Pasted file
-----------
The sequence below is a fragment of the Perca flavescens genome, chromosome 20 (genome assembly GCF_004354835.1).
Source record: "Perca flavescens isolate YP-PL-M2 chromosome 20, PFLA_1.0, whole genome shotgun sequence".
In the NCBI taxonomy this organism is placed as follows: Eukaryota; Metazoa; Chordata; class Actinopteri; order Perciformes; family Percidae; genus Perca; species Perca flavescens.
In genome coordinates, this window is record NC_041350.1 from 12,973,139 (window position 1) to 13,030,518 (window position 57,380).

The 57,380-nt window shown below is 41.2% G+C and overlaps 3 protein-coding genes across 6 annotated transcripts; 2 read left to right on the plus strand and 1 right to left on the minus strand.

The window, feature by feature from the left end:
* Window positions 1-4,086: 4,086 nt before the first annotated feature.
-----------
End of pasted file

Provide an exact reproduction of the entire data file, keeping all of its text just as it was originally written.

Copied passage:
The sequence below is a fragment of the Perca flavescens genome, chromosome 20 (genome assembly GCF_004354835.1).
Source record: "Perca flavescens isolate YP-PL-M2 chromosome 20, PFLA_1.0, whole genome shotgun sequence".
In the NCBI taxonomy this organism is placed as follows: Eukaryota; Metazoa; Chordata; class Actinopteri; order Perciformes; family Percidae; genus Perca; species Perca flavescens.
In genome coordinates, this window is record NC_041350.1 from 12,973,139 (window position 1) to 13,030,518 (window position 57,380).

The 57,380-nt window shown below is 41.2% G+C and overlaps 3 protein-coding genes across 6 annotated transcripts; 2 read left to right on the plus strand and 1 right to left on the minus strand.

The window, feature by feature from the left end:
* Window positions 1-4,086: 4,086 nt before the first annotated feature.